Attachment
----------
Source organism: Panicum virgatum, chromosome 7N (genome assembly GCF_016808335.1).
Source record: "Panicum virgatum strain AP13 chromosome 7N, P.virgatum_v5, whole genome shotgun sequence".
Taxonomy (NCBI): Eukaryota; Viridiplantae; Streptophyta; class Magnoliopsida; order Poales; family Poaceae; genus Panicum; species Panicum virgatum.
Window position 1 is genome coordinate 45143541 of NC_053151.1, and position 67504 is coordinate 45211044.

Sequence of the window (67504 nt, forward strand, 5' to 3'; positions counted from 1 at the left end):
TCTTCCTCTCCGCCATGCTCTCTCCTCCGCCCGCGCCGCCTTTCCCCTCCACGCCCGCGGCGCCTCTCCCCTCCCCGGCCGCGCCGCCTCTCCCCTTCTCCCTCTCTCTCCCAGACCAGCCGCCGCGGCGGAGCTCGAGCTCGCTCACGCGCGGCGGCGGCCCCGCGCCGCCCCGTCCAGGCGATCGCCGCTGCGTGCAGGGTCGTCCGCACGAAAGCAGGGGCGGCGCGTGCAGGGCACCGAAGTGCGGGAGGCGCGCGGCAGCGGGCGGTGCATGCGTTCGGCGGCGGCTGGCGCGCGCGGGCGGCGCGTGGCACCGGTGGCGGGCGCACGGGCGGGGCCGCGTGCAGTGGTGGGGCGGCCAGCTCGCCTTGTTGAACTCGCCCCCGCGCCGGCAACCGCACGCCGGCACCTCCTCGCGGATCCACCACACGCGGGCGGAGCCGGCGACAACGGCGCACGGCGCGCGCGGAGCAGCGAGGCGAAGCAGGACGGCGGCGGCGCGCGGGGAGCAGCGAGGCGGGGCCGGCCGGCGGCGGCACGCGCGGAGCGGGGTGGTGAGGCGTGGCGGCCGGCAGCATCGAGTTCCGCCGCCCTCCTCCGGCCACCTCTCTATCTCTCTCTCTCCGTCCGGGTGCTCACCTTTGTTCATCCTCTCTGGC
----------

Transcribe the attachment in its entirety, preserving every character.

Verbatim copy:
Source organism: Panicum virgatum, chromosome 7N (genome assembly GCF_016808335.1).
Source record: "Panicum virgatum strain AP13 chromosome 7N, P.virgatum_v5, whole genome shotgun sequence".
Taxonomy (NCBI): Eukaryota; Viridiplantae; Streptophyta; class Magnoliopsida; order Poales; family Poaceae; genus Panicum; species Panicum virgatum.
Window position 1 is genome coordinate 45143541 of NC_053151.1, and position 67504 is coordinate 45211044.

Sequence of the window (67504 nt, forward strand, 5' to 3'; positions counted from 1 at the left end):
TCTTCCTCTCCGCCATGCTCTCTCCTCCGCCCGCGCCGCCTTTCCCCTCCACGCCCGCGGCGCCTCTCCCCTCCCCGGCCGCGCCGCCTCTCCCCTTCTCCCTCTCTCTCCCAGACCAGCCGCCGCGGCGGAGCTCGAGCTCGCTCACGCGCGGCGGCGGCCCCGCGCCGCCCCGTCCAGGCGATCGCCGCTGCGTGCAGGGTCGTCCGCACGAAAGCAGGGGCGGCGCGTGCAGGGCACCGAAGTGCGGGAGGCGCGCGGCAGCGGGCGGTGCATGCGTTCGGCGGCGGCTGGCGCGCGCGGGCGGCGCGTGGCACCGGTGGCGGGCGCACGGGCGGGGCCGCGTGCAGTGGTGGGGCGGCCAGCTCGCCTTGTTGAACTCGCCCCCGCGCCGGCAACCGCACGCCGGCACCTCCTCGCGGATCCACCACACGCGGGCGGAGCCGGCGACAACGGCGCACGGCGCGCGCGGAGCAGCGAGGCGAAGCAGGACGGCGGCGGCGCGCGGGGAGCAGCGAGGCGGGGCCGGCCGGCGGCGGCACGCGCGGAGCGGGGTGGTGAGGCGTGGCGGCCGGCAGCATCGAGTTCCGCCGCCCTCCTCCGGCCACCTCTCTATCTCTCTCTCTCCGTCCGGGTGCTCACCTTTGTTCATCCTCTCTGGC